Friday, May 1, 2009

Whose content is it anyway?

Hulu's snagging up of Disney network as an equity partner begs that question. Whose content is considered more exclusive, more desirable, and consequently, more monetizable?

While youtube has always led the numbers game, in terms of all kinds of user-driven metrics, however, Hulu appears to be fast catching up on the more-important financial metric of bringing in monies. While ever-rising traffic at Youtube only leads Google to mounting operational expenses in terms of hosting and streaming costs, the converse appears to be true at Hulu. With all of its content monetizable, without legal baggage, Hulu offers advertisers a far more compelling proposition, and naturally, has been on a high. It doesn't help that under 10% (far less than this by other estimates) of videos at youtube are deemed monetizable.

What does this show? Well, for starters, that content continues to be king. And that's the good news.However, that doesn't mean that there is no space for user-generated content and scope for commercial exploitation of the same. UGC has been a hallmark of web 2.0 and will continue to remain so. However, online video sites as well as media players have to look beyond a model where there's a straight-forward content-advertiser relation. The Hulu model, for instance, seems atavistic for reasons more than one. It continues to build on the traditional advertiser-content owner angle and basically extends that practice from the Television on to the web. While the system in itself is a fine example of how the web can create all-round value, for all parties involved, yet, through its inherent reliance on large content companies, it fails to recognize the power of the web.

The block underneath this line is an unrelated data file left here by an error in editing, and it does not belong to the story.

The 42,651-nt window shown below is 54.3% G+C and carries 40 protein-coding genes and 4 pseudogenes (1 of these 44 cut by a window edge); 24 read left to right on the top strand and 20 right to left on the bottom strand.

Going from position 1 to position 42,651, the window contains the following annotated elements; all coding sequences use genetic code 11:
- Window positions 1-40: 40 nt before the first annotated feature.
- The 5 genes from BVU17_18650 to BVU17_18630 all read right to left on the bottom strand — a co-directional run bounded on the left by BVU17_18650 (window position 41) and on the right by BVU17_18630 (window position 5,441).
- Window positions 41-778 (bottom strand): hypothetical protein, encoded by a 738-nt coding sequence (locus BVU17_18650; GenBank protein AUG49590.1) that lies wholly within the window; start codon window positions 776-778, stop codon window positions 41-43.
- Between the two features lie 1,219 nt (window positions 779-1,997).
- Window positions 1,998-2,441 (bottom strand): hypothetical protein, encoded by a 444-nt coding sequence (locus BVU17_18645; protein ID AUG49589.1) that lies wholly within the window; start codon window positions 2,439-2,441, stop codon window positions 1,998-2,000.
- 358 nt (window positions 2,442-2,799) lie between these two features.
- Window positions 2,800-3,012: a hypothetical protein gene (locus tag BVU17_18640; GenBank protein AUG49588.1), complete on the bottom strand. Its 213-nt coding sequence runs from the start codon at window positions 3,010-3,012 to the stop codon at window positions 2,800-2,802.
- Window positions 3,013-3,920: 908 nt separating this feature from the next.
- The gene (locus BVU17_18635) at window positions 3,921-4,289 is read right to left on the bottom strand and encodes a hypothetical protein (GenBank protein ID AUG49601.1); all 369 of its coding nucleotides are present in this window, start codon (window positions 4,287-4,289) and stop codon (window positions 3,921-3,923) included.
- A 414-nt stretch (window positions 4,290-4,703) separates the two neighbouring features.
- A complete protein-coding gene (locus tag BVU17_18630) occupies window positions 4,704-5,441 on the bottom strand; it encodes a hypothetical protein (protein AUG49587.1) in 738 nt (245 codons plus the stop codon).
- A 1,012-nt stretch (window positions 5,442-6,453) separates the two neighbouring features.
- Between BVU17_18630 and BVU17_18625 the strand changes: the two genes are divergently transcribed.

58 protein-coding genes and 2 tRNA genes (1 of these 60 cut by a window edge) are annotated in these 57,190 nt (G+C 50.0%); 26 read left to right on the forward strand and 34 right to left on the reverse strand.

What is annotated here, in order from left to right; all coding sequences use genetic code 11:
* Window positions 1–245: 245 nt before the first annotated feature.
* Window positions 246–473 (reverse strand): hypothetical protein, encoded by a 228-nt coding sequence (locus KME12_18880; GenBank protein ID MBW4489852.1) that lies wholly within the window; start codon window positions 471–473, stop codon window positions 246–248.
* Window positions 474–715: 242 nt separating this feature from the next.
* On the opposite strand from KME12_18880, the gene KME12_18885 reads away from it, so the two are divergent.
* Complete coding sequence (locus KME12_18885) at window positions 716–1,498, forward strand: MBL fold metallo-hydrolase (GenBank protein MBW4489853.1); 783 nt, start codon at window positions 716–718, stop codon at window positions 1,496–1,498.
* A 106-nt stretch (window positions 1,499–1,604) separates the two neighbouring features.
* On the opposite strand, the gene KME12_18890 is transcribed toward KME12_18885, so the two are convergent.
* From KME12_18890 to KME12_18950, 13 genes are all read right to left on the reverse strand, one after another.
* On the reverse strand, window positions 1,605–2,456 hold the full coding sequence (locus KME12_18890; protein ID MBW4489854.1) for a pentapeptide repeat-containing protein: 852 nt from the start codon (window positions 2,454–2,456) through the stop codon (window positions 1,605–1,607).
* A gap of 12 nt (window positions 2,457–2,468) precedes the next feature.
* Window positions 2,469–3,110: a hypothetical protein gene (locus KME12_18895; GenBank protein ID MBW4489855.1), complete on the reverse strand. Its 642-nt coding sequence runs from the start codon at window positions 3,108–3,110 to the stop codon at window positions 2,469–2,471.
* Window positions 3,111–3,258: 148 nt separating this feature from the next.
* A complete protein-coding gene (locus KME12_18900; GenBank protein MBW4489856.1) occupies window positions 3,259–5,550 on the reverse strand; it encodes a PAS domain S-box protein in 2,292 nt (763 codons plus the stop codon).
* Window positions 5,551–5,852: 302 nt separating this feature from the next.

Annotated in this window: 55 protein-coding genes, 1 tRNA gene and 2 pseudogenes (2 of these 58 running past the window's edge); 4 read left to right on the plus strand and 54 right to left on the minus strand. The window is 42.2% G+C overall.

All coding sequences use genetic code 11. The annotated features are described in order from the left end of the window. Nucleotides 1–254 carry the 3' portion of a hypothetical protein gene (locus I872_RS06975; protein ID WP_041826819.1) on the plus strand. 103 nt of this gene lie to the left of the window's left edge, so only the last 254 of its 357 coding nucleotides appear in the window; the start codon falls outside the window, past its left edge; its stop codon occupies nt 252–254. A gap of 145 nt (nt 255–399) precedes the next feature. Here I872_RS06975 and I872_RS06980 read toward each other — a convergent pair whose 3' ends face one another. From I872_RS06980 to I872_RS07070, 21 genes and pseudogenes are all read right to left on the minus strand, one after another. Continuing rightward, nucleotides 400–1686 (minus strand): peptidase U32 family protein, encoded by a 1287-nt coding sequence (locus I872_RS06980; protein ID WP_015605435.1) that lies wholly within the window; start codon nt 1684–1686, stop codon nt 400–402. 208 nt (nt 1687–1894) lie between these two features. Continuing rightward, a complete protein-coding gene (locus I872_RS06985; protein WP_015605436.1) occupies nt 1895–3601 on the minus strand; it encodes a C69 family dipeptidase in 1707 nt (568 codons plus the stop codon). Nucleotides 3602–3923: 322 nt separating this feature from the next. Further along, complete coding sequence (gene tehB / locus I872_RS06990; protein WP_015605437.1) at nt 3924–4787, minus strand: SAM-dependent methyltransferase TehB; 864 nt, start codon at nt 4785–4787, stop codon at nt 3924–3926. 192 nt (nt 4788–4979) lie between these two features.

Youtube showcases all that is representative of the future state of the web, albeit at a staggering cost, and how UGC will continue to be one of the key producers of content. However, it has to make out a compelling case for a model where UGC can harmoniously exist along with professionally-produced content. The media players, and the UGC community, have to recognize the fact that compelling UGC has almost always come out of a right mix of both forms of content, and to that extent, neither is dispensable nor can be wished away and same goes for legalese involved in it all. All stakeholders involved need to recognize and appreciate the contribution of each of the parties involved, and build ad-supported/subscription models that are more reflective of the changed realities. Until that happens, it is going to remain a messy road for Youtube, while others such as Hulu will continue converting the web into a Television.
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